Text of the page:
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Don’t Call It a Vacation

Some time away from work should simply be used to "refresh"

Have you taken a vacation yet this summer? Way too many Americans haven’t — and won’t for rest of the year, either. But even if you’re a dedicated vacationer, as Sarah Todd writes in Quartz, if your working life is based on burnout, your vacation won’t make up for it. Todd cites a study from Tel Aviv University that found that three weeks after a vacation, self-reported levels of burnout returned to what they were before the vacation.

While vacations are essential — and we encourage everybody to take them — much better than trying unsuccessfully to make up for burnout is to be proactive about preventing it in the first place. At Thrive we do this through what we call “Thrive Time.” It’s based on the recognition that, of course, getting results and meeting deadlines often requires putting in extra time and going the extra mile. And that’s certainly true at Thrive. Thrive Time is what allows us to sustain that. It means taking time off to recover and recharge after you’ve met the deadline, shipped the product or worked over the weekend. It could be a few hours, a morning, a whole day or even more.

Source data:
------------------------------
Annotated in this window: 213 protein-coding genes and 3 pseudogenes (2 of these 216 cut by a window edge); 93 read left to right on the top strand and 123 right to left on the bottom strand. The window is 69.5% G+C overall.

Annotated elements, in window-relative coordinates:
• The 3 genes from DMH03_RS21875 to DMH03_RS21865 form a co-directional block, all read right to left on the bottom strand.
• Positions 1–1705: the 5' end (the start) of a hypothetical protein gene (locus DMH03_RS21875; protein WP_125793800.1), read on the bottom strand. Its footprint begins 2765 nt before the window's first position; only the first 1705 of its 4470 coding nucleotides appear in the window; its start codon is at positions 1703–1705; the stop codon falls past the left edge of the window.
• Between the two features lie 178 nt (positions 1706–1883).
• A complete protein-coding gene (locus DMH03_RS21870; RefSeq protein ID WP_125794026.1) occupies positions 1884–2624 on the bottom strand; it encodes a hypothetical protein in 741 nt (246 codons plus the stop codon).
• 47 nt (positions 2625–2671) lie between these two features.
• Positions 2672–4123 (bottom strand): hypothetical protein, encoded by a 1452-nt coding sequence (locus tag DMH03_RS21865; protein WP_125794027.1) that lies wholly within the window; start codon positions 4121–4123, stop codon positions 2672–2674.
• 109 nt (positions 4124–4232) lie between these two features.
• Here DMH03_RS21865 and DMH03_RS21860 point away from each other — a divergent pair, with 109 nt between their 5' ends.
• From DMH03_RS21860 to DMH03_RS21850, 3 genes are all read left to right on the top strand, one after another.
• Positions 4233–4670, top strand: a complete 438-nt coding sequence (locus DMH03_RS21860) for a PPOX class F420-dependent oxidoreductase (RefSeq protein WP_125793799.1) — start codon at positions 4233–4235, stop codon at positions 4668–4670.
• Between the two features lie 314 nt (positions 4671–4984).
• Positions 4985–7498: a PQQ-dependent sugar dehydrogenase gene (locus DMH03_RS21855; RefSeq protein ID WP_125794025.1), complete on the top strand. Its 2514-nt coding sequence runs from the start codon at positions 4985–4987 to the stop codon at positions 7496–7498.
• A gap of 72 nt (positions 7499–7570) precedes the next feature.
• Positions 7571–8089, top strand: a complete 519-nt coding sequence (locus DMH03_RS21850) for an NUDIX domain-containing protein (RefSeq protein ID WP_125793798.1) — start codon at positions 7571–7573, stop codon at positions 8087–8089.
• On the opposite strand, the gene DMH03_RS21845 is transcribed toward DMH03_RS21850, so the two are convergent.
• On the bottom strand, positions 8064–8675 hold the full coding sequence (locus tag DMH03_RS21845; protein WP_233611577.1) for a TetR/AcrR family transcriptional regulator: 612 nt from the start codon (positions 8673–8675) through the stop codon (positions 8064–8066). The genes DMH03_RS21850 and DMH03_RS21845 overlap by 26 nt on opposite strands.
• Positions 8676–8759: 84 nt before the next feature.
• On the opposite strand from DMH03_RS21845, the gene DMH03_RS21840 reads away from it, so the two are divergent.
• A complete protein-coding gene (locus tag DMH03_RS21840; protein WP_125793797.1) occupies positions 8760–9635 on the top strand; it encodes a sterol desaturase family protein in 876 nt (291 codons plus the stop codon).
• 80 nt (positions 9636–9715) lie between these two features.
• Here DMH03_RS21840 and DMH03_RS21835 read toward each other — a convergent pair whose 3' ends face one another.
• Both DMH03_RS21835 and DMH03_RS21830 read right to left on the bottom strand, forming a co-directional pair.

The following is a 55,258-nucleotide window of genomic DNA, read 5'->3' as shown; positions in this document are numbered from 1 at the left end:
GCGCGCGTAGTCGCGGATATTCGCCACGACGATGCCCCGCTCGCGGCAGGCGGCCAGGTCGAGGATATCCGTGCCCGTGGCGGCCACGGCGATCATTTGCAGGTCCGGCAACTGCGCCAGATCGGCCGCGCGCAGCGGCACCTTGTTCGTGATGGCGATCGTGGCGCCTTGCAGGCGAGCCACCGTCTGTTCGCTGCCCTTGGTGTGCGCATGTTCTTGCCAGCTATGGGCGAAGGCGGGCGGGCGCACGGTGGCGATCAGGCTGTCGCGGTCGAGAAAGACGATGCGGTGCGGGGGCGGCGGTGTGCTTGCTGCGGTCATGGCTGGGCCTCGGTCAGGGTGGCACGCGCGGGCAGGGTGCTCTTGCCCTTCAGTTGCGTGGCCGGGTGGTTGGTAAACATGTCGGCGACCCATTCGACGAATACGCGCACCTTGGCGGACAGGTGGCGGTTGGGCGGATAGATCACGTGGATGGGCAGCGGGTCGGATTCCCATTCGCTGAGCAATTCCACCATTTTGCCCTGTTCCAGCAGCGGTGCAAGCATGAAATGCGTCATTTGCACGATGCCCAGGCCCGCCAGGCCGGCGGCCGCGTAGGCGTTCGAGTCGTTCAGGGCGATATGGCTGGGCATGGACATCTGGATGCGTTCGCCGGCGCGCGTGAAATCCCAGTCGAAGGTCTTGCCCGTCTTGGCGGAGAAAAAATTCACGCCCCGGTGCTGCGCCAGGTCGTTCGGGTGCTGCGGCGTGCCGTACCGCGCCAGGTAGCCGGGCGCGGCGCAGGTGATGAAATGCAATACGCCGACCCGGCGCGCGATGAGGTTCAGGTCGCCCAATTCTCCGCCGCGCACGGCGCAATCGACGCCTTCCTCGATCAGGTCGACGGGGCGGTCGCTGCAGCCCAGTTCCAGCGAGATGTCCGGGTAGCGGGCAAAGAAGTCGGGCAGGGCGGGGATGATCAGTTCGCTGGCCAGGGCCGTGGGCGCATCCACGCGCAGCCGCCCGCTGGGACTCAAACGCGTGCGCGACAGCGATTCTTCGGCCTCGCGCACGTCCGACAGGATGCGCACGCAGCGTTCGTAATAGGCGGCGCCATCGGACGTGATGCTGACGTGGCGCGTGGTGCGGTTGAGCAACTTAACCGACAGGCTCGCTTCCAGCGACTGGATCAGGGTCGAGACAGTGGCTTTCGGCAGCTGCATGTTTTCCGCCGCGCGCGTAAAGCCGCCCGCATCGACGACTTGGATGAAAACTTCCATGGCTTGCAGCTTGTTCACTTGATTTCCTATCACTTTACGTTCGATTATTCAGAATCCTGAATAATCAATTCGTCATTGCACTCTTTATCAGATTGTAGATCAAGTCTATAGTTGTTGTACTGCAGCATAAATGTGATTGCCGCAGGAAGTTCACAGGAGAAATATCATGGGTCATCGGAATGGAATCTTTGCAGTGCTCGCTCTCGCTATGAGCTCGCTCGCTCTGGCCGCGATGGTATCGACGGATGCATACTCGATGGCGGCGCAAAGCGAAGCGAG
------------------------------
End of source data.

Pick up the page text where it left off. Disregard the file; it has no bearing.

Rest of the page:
Nor does Thrive Time count as vacation, or sick time, or other paid time off. And that’s an important point — it helps make very clear to employees that recovery isn’t separate from work. It’s an essential part of work. Taking Thrive Time isn’t a reward, it’s a responsibility. That’s why it also often comes at the suggestion of a manager, part of whose job is maintaining team performance and being vigilant to guard against burnout.

Please select this link to read the complete article from Thrive Global.

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